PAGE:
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Coleman v. Los Angles County Sheriff's Dep't

July 8, 2010


The opinion of the court was delivered by: Margaret A. Nagle United States Magistrate Judge


Plaintiff, a state prisoner proceeding pro se and in forma pauperis, filed a civil rights complaint, pursuant to 42 U.S.C. § 1983, on June 14, 2010 ("Complaint").

Congress has mandated that courts perform an initial screening of civil rights actions brought by prisoners with respect to prison conditions and/or that seek redress from a governmental entity or officer or employee of a governmental entity. The Court "shall" dismiss a prisoner civil rights action if the Court concludes that the complaint is frivolous, malicious, fails to state a claim upon which relief may be granted, or seeks relief against a defendant who is immune from suit.

28 U.S.C. § 1915A(b); 42 U.S.C. § 1997e(c)(1). In screening such a complaint, the Court must construe the allegations of the complaint liberally and must afford the plaintiff the benefit of any doubt. See Karim-Panahi v. Los Angeles Police Dep't, 839 F.2d 621, 623 (9th Cir. 1988). A pro se litigant must be given leave to amend his or her complaint unless it is absolutely clear that the deficiencies of the complaint cannot be cured by amendment. Id.; Noll v. Carlson, 809 F.2d 1446, 1448 (9th Cir. 1987).


Plaintiff is currently incarcerated at the Ironwood State Prison. (Complaint at 1.) His claims arose while he was a pretrial detainee in the custody of the Los Angeles County Sheriff's Department ("Sheriff's Department"). (Id.) The Sheriff's Department is the sole defendant. (Id.)

Plaintiff alleges that, on June 11, 2009, at the Antelope Valley courthouse in Lancaster, a deputy performing a body search hit him three times in the groin area. (Complaint at 1, 2.)*fn1 When plaintiff asked why he had been hit, the deputy told him to shut up and then put plaintiff's hands behind his back and squeezed his fingers. (Id.) Deputies started hitting plaintiff in the face and head with a flashlight; one deputy hit plaintiff in the face with a fist; another deputy grabbed plaintiff's arm, hit it with a flashlight, and broke it; and plaintiff was pepper-sprayed and shot with a taser. (Id. at 1, 5.)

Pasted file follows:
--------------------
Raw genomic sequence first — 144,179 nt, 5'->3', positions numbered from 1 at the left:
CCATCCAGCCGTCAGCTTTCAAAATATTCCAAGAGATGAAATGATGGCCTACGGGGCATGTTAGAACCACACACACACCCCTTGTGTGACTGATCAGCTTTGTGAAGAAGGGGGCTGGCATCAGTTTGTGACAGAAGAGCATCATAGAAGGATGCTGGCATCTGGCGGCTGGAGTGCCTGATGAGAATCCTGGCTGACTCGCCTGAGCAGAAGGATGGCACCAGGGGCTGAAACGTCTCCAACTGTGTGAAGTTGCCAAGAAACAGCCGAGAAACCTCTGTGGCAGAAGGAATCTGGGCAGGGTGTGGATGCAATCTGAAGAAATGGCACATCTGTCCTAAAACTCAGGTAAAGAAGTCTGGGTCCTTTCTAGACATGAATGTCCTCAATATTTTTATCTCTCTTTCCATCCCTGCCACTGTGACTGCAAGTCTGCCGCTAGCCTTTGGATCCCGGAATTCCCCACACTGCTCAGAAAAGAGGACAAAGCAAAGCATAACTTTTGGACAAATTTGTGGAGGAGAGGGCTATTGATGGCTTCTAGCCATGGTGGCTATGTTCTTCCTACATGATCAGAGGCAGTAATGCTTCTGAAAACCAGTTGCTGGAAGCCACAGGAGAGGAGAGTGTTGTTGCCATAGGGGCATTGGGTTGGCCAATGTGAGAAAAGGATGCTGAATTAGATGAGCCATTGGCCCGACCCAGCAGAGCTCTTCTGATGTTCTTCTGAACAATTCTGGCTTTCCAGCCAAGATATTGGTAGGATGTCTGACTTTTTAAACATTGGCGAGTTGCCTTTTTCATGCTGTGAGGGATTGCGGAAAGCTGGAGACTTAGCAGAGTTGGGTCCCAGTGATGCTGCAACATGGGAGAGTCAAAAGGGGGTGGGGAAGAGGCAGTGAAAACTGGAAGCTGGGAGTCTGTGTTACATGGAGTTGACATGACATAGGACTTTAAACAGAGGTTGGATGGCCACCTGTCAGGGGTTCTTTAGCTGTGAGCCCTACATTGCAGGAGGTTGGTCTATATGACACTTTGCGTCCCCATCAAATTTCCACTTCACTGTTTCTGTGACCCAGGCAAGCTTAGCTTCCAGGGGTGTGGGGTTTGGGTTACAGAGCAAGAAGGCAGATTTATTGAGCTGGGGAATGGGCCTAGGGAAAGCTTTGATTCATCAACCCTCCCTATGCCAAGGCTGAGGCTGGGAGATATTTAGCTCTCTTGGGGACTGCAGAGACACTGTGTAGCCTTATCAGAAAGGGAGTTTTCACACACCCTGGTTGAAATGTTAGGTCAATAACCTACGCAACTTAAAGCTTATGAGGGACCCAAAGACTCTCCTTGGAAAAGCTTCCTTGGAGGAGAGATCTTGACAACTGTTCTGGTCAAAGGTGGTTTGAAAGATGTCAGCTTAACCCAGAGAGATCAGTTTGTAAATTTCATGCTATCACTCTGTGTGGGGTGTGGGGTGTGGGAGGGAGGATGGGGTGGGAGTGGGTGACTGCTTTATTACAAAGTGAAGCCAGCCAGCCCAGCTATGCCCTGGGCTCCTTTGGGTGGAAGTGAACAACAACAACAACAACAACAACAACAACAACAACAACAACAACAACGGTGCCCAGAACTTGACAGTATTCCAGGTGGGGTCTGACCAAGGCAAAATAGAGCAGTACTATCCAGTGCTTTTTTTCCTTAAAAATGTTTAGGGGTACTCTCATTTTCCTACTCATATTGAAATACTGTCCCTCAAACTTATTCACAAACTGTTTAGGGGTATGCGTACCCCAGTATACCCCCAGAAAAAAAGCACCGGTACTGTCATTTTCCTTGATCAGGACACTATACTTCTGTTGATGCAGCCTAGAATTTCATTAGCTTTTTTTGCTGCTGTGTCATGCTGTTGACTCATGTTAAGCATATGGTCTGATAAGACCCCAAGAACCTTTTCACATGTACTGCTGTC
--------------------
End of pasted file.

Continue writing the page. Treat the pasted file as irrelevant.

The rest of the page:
Plaintiff did not receive adequate medical care for his injuries, and it was ten months before he received surgery for his arm. (Complaint at 1.) Initially, jail personnel did not believe that plaintiff's arm was broken, and he did not receive a cast for five days. (Id. at 5.) Plaintiff's arm would not heal and, ultimately, physicians had to insert a titanium plate into it. (Id. at 1, 5.) Plaintiff's face was pink from pepper spray for days, his head hurt from being hit with so many flashlights, and his wrist hurt from handcuffs. (Id. at 5.) Plaintiff's head and wrist remain painful, and he consequently has to take pain medication. (Id.)

Plaintiff contends that deputies used excessive force against him when there was no reason to use any force at all. (Complaint at 1, 5.) He further contends that he did not receive adequate medical care. (Id. at 1.) He seeks damages. (Id. at 6.)



Plaintiff has not sued the deputies who beat him, either as named defendants or as Doe defendants. The sole defendant named in the Complaint is the Sheriff's Department.

To allege a Section 1983 claim against an individual defendant, a plaintiff need only allege a constitutional deprivation inflicted on him by that defendant. To allege a Section 1983 claim against a local governmental entity such as the Sheriff's Department, however, more is needed. Plaintiff must allege a constitutional deprivation and a policy, custom, or practice of the municipality that was the "moving force" of the constitutional deprivation. Monell v. Department of Social Services, 436 U.S. 658, 694-95, 98 S.Ct. 2018, 2037-38 (1978); Villegas v. Gilroy Garlic Festival Ass'n, 541 F.3d 950, 957 (9th Cir. 2008); Galen v. County of Los Angeles, 477 F.3d 652, 667 (9th Cir. 2007).

A local governmental entity such as the Sheriff's Department "may not be sued under § 1983 for an injury inflicted solely by its employees or agents. Instead, it is when execution of a government's policy or custom, whether made by its lawmakers or by those whose edicts or acts may fairly be said to represent official policy, inflicts the injury that the government as an entity is responsible under § 1983." Monell, 436 U.S. at 694, 98 S.Ct. at 2037-38. Thus, a local governmental entity is not liable for the acts of its employees unless "the action that is alleged to be unconstitutional implements or executes a policy statement, ordinance, regulation, or decision officially adopted or promulgated by that body's officers" or unless the alleged constitutional ...

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